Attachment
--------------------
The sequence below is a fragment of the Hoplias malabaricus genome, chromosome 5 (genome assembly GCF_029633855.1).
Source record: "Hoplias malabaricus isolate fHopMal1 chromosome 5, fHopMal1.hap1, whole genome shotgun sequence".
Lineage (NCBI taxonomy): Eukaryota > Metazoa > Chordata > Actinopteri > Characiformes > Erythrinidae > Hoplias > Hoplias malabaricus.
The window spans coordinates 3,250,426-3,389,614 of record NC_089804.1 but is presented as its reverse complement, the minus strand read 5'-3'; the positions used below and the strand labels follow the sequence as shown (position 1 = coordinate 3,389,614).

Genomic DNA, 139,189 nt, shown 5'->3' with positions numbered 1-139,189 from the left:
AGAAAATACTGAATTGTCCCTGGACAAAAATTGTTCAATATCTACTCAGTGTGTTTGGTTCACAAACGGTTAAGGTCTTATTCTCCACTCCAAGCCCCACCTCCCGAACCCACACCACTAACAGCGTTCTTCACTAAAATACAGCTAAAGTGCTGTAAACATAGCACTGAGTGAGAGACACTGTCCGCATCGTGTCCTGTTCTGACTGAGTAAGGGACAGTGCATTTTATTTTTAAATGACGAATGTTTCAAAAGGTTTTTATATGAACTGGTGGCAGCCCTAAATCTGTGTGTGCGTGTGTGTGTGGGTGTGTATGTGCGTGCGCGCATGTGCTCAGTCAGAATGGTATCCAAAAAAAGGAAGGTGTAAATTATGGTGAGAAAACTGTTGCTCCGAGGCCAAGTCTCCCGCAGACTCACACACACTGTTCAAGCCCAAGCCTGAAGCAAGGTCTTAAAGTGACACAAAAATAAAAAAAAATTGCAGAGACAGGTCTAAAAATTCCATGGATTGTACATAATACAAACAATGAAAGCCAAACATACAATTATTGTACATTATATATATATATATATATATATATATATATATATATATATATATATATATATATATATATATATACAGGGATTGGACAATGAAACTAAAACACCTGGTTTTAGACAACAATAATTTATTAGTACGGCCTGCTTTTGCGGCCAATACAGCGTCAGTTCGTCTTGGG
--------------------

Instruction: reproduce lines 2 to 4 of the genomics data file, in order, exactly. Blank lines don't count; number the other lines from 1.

Source record: "Hoplias malabaricus isolate fHopMal1 chromosome 5, fHopMal1.hap1, whole genome shotgun sequence".
Lineage (NCBI taxonomy): Eukaryota > Metazoa > Chordata > Actinopteri > Characiformes > Erythrinidae > Hoplias > Hoplias malabaricus.
The window spans coordinates 3,250,426-3,389,614 of record NC_089804.1 but is presented as its reverse complement, the minus strand read 5'-3'; the positions used below and the strand labels follow the sequence as shown (position 1 = coordinate 3,389,614).